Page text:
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Safety First – The tools at hand

As the business travel sector finally begins to emerge from the depths of the Covid-19 pandemic, we look at the practical resources available to organisations to keep on top of these responsibilities – both before the trip and while on the road.

A plethora of tools and resources are currently accessible to organisations, and one of the first steps is to establish which of these services are most suitable for the type of travel – and the level of risk – being taken by travellers.

“There are many technical tools on the market, specifically when it comes to centralising itinerary management, traveller location and communication,” explains Suzanne Sangiovese, commercial and communications director at Riskline.

Pre-trip options include services such as traveller briefings and expert guidance on destinations, which are designed to flag up potential health, security and safety issues. Many suppliers produce “risk maps” covering countries and regions so users can assess the level of potential danger to their employees.

Healix, for example, has recently launched its Sentinel Protect subscription service offering ‘bespoke’ risk intelligence, analysis and proactive reporting, which has been developed to “mitigate risks before they become problematic”.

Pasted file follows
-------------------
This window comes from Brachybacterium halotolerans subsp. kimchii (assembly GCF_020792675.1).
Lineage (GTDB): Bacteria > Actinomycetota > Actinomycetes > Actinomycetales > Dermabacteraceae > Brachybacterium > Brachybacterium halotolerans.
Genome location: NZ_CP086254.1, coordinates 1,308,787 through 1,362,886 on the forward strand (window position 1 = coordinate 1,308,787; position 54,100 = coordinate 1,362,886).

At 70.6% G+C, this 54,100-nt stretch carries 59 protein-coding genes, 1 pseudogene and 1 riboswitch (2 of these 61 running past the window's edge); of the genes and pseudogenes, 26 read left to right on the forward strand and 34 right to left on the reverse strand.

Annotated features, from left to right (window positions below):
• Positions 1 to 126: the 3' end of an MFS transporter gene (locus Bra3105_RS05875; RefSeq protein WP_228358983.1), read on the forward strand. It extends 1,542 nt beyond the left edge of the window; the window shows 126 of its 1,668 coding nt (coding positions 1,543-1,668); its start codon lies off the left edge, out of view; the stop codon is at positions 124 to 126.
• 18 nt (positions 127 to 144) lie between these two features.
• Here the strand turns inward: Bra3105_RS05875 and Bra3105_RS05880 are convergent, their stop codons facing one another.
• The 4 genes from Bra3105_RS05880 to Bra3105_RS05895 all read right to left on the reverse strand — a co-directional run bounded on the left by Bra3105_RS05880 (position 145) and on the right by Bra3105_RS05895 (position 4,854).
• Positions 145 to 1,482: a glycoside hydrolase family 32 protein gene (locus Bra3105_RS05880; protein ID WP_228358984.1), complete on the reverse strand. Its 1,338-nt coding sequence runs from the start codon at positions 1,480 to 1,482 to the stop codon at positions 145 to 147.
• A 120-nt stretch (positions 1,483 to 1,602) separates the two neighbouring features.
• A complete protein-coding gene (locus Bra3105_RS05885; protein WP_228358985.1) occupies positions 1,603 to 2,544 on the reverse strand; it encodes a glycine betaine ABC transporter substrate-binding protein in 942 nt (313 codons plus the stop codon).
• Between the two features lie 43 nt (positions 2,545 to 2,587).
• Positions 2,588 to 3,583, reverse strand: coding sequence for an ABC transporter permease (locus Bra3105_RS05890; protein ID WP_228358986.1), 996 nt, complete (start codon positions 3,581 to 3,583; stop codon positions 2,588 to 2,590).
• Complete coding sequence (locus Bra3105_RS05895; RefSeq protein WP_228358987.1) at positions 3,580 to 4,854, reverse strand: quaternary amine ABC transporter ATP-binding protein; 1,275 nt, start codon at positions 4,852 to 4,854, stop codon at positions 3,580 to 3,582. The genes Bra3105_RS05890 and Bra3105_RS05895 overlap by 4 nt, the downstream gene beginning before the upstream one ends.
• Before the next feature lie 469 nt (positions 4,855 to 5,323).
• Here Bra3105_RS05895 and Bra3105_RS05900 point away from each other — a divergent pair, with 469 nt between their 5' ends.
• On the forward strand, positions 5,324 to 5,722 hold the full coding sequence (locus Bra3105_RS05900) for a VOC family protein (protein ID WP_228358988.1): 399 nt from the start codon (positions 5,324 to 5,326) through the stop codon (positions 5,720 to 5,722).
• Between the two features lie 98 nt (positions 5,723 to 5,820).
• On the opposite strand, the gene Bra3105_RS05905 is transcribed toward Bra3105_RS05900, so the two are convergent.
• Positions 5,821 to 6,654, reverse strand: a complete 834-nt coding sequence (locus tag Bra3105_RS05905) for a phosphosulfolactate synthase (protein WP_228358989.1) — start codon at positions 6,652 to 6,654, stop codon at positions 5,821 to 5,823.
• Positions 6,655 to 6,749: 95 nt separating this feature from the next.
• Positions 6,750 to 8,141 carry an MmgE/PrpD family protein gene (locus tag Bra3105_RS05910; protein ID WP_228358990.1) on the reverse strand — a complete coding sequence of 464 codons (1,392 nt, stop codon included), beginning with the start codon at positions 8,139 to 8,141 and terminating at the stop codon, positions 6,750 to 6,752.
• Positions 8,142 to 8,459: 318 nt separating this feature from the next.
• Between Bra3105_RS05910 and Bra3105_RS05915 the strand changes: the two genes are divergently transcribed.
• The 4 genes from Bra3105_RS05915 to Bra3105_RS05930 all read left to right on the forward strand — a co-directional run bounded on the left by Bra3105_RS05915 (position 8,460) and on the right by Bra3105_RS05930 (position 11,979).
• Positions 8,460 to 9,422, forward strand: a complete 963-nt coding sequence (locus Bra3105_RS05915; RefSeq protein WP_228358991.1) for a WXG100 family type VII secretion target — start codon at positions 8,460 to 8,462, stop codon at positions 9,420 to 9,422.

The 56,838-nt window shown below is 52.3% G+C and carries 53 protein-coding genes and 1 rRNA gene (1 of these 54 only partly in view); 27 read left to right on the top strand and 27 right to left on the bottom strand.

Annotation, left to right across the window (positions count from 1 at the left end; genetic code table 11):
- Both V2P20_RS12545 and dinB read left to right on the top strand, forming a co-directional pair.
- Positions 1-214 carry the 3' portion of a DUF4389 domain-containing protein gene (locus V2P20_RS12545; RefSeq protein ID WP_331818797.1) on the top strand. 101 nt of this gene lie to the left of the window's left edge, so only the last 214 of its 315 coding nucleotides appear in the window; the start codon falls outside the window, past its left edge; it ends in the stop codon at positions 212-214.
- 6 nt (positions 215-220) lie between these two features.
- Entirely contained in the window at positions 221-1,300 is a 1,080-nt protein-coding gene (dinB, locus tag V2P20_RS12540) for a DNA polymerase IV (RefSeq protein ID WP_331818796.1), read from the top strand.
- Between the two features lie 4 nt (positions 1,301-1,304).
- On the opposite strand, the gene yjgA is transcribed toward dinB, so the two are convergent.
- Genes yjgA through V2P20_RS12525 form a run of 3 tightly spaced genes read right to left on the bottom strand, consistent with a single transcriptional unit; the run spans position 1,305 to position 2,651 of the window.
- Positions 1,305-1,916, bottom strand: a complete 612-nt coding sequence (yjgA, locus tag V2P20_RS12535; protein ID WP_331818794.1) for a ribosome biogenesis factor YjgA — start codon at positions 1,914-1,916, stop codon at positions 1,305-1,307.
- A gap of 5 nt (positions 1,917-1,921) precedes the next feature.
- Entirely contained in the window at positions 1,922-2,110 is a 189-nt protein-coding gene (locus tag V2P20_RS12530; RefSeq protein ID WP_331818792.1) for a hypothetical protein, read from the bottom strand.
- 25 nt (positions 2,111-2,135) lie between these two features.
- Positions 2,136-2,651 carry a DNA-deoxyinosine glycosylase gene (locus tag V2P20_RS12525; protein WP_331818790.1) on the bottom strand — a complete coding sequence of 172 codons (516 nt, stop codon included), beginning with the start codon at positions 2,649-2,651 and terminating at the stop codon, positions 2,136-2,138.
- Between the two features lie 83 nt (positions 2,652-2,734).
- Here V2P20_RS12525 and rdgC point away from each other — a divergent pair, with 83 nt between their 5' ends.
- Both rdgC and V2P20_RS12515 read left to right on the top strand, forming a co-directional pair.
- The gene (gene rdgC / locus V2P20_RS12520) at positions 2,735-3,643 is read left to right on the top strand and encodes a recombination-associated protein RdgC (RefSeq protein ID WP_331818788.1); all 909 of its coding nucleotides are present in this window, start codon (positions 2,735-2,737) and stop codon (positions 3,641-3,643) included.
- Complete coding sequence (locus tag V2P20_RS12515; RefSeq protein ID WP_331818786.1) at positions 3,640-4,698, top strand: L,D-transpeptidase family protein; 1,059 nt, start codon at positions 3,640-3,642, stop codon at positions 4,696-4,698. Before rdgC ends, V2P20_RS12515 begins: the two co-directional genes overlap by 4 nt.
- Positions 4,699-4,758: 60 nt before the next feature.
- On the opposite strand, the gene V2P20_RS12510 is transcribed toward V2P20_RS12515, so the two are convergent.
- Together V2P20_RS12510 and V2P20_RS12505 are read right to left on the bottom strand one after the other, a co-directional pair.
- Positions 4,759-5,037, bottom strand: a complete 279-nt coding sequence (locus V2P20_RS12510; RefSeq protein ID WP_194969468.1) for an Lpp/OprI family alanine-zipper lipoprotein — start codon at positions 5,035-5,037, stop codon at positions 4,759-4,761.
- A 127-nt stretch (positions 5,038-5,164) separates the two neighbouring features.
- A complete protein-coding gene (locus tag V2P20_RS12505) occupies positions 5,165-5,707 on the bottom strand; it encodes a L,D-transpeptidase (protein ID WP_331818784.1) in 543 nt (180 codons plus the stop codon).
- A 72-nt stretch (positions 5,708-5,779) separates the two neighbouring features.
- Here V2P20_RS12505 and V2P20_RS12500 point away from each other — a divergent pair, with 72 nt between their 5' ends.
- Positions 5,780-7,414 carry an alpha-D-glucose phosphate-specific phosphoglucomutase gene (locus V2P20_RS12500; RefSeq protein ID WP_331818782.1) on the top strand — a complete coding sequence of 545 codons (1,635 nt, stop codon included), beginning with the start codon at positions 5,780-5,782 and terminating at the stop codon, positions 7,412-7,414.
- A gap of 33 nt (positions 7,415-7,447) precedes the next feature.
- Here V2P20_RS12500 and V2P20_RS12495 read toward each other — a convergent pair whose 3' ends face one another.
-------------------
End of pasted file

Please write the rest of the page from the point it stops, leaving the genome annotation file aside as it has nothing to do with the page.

There are also medical tools to ensure employees are ‘fit to travel’ and whether they need to take any vaccines or medicines before going to certain destinations – a factor that’s become even more important during Covid times.

“Employees should be empowered to take responsibility of their own safety, being provided with all the information and guidance required ahead of the trip,” says James Wood, head of security solutions at International SOS.

On-trip tools are the other key component, where travellers receive the latest medical and security advice while on the road, usually through a smartphone app, as well as access to emergency 24/7 phone lines to help them, if necessary.

When an incident occurs, such as a terrorist attack, civil unrest or natural disaster, tracking capabilities allow travellers in a designated area to be quickly located and contacted. This can take the form of ‘pushing’ messages to travellers, via an app, so they can respond at the push of a button to say they are ok.

In extreme circumstances, services can also extend to offering ground support and evacuation assistance to travellers, which are typically provided by security specialists.

Being able to locate travellers who may be affected by a security or health incident is crucial in the duty of care playbook.